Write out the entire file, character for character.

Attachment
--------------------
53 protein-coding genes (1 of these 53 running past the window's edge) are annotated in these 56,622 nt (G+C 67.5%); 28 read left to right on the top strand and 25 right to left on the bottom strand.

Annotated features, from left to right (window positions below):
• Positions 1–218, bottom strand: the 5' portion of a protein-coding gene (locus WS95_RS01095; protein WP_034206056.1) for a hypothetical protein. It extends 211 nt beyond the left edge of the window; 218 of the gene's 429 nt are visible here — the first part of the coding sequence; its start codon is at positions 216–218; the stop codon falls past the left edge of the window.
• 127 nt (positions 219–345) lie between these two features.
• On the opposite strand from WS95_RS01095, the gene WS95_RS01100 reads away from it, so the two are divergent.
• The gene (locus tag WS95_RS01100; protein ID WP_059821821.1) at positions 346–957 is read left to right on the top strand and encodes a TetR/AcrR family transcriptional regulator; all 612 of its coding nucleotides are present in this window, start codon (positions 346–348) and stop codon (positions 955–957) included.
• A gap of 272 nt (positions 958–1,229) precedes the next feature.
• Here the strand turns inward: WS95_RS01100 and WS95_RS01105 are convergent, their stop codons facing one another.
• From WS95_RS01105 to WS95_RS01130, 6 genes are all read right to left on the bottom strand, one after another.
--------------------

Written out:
53 protein-coding genes (1 of these 53 running past the window's edge) are annotated in these 56,622 nt (G+C 67.5%); 28 read left to right on the top strand and 25 right to left on the bottom strand.

Annotated features, from left to right (window positions below):
• Positions 1–218, bottom strand: the 5' portion of a protein-coding gene (locus WS95_RS01095; protein WP_034206056.1) for a hypothetical protein. It extends 211 nt beyond the left edge of the window; 218 of the gene's 429 nt are visible here — the first part of the coding sequence; its start codon is at positions 216–218; the stop codon falls past the left edge of the window.
• 127 nt (positions 219–345) lie between these two features.
• On the opposite strand from WS95_RS01095, the gene WS95_RS01100 reads away from it, so the two are divergent.
• The gene (locus tag WS95_RS01100; protein ID WP_059821821.1) at positions 346–957 is read left to right on the top strand and encodes a TetR/AcrR family transcriptional regulator; all 612 of its coding nucleotides are present in this window, start codon (positions 346–348) and stop codon (positions 955–957) included.
• A gap of 272 nt (positions 958–1,229) precedes the next feature.
• Here the strand turns inward: WS95_RS01100 and WS95_RS01105 are convergent, their stop codons facing one another.
• From WS95_RS01105 to WS95_RS01130, 6 genes are all read right to left on the bottom strand, one after another.